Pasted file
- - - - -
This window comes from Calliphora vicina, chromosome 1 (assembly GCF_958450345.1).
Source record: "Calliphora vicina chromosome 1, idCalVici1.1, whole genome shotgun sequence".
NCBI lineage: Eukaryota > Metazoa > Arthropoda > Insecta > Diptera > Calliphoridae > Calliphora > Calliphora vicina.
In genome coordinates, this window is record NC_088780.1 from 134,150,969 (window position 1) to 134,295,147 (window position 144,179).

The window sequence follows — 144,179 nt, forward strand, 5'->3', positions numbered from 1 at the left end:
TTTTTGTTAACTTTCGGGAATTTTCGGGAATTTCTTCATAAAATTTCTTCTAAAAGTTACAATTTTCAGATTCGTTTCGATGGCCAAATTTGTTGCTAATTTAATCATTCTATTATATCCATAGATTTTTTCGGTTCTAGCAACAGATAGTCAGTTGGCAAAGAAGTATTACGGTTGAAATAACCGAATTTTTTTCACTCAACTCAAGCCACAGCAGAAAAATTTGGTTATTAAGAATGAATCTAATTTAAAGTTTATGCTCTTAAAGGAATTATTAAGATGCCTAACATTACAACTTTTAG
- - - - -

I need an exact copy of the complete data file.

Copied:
This window comes from Calliphora vicina, chromosome 1 (assembly GCF_958450345.1).
Source record: "Calliphora vicina chromosome 1, idCalVici1.1, whole genome shotgun sequence".
NCBI lineage: Eukaryota > Metazoa > Arthropoda > Insecta > Diptera > Calliphoridae > Calliphora > Calliphora vicina.
In genome coordinates, this window is record NC_088780.1 from 134,150,969 (window position 1) to 134,295,147 (window position 144,179).

The window sequence follows — 144,179 nt, forward strand, 5'->3', positions numbered from 1 at the left end:
TTTTTGTTAACTTTCGGGAATTTTCGGGAATTTCTTCATAAAATTTCTTCTAAAAGTTACAATTTTCAGATTCGTTTCGATGGCCAAATTTGTTGCTAATTTAATCATTCTATTATATCCATAGATTTTTTCGGTTCTAGCAACAGATAGTCAGTTGGCAAAGAAGTATTACGGTTGAAATAACCGAATTTTTTTCACTCAACTCAAGCCACAGCAGAAAAATTTGGTTATTAAGAATGAATCTAATTTAAAGTTTATGCTCTTAAAGGAATTATTAAGATGCCTAACATTACAACTTTTAG